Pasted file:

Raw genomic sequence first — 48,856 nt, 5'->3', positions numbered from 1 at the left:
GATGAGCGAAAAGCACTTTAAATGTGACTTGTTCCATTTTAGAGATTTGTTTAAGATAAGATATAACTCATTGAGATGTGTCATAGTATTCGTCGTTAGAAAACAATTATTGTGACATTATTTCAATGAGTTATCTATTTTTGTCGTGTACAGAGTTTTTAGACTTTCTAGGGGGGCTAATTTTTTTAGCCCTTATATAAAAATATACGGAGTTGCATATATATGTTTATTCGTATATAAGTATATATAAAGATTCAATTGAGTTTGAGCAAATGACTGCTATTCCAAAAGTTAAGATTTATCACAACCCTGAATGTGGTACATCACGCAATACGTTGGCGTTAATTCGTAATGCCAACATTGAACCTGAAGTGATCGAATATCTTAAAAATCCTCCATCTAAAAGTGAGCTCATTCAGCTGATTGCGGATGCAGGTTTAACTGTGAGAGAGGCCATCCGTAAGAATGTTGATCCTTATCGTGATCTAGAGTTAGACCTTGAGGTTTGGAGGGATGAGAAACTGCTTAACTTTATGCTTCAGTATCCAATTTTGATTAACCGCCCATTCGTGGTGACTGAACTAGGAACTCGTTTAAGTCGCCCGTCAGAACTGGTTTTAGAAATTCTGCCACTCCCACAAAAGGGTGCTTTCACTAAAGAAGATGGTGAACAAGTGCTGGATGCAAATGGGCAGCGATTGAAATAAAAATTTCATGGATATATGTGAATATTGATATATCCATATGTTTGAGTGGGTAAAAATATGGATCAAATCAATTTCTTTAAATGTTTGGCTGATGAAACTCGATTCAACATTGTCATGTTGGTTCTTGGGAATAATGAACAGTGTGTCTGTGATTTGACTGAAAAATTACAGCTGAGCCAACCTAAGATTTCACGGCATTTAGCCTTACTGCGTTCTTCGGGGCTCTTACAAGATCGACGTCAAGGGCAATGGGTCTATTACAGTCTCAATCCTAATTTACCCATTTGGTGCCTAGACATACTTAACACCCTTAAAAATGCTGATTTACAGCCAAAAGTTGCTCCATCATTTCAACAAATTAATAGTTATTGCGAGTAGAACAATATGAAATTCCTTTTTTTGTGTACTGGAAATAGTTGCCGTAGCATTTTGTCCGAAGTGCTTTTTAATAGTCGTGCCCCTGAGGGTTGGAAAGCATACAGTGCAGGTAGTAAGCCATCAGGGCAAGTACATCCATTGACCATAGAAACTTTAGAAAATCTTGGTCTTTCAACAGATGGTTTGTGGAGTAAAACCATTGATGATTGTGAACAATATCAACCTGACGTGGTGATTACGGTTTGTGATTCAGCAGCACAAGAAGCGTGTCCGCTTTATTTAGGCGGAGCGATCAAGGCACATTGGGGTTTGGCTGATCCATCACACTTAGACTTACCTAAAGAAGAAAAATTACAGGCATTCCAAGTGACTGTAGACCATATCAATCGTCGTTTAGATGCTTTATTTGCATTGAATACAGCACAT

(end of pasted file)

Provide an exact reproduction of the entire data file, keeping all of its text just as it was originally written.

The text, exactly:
Raw genomic sequence first — 48,856 nt, 5'->3', positions numbered from 1 at the left:
GATGAGCGAAAAGCACTTTAAATGTGACTTGTTCCATTTTAGAGATTTGTTTAAGATAAGATATAACTCATTGAGATGTGTCATAGTATTCGTCGTTAGAAAACAATTATTGTGACATTATTTCAATGAGTTATCTATTTTTGTCGTGTACAGAGTTTTTAGACTTTCTAGGGGGGCTAATTTTTTTAGCCCTTATATAAAAATATACGGAGTTGCATATATATGTTTATTCGTATATAAGTATATATAAAGATTCAATTGAGTTTGAGCAAATGACTGCTATTCCAAAAGTTAAGATTTATCACAACCCTGAATGTGGTACATCACGCAATACGTTGGCGTTAATTCGTAATGCCAACATTGAACCTGAAGTGATCGAATATCTTAAAAATCCTCCATCTAAAAGTGAGCTCATTCAGCTGATTGCGGATGCAGGTTTAACTGTGAGAGAGGCCATCCGTAAGAATGTTGATCCTTATCGTGATCTAGAGTTAGACCTTGAGGTTTGGAGGGATGAGAAACTGCTTAACTTTATGCTTCAGTATCCAATTTTGATTAACCGCCCATTCGTGGTGACTGAACTAGGAACTCGTTTAAGTCGCCCGTCAGAACTGGTTTTAGAAATTCTGCCACTCCCACAAAAGGGTGCTTTCACTAAAGAAGATGGTGAACAAGTGCTGGATGCAAATGGGCAGCGATTGAAATAAAAATTTCATGGATATATGTGAATATTGATATATCCATATGTTTGAGTGGGTAAAAATATGGATCAAATCAATTTCTTTAAATGTTTGGCTGATGAAACTCGATTCAACATTGTCATGTTGGTTCTTGGGAATAATGAACAGTGTGTCTGTGATTTGACTGAAAAATTACAGCTGAGCCAACCTAAGATTTCACGGCATTTAGCCTTACTGCGTTCTTCGGGGCTCTTACAAGATCGACGTCAAGGGCAATGGGTCTATTACAGTCTCAATCCTAATTTACCCATTTGGTGCCTAGACATACTTAACACCCTTAAAAATGCTGATTTACAGCCAAAAGTTGCTCCATCATTTCAACAAATTAATAGTTATTGCGAGTAGAACAATATGAAATTCCTTTTTTTGTGTACTGGAAATAGTTGCCGTAGCATTTTGTCCGAAGTGCTTTTTAATAGTCGTGCCCCTGAGGGTTGGAAAGCATACAGTGCAGGTAGTAAGCCATCAGGGCAAGTACATCCATTGACCATAGAAACTTTAGAAAATCTTGGTCTTTCAACAGATGGTTTGTGGAGTAAAACCATTGATGATTGTGAACAATATCAACCTGACGTGGTGATTACGGTTTGTGATTCAGCAGCACAAGAAGCGTGTCCGCTTTATTTAGGCGGAGCGATCAAGGCACATTGGGGTTTGGCTGATCCATCACACTTAGACTTACCTAAAGAAGAAAAATTACAGGCATTCCAAGTGACTGTAGACCATATCAATCGTCGTTTAGATGCTTTATTTGCATTGAATACAGCACAT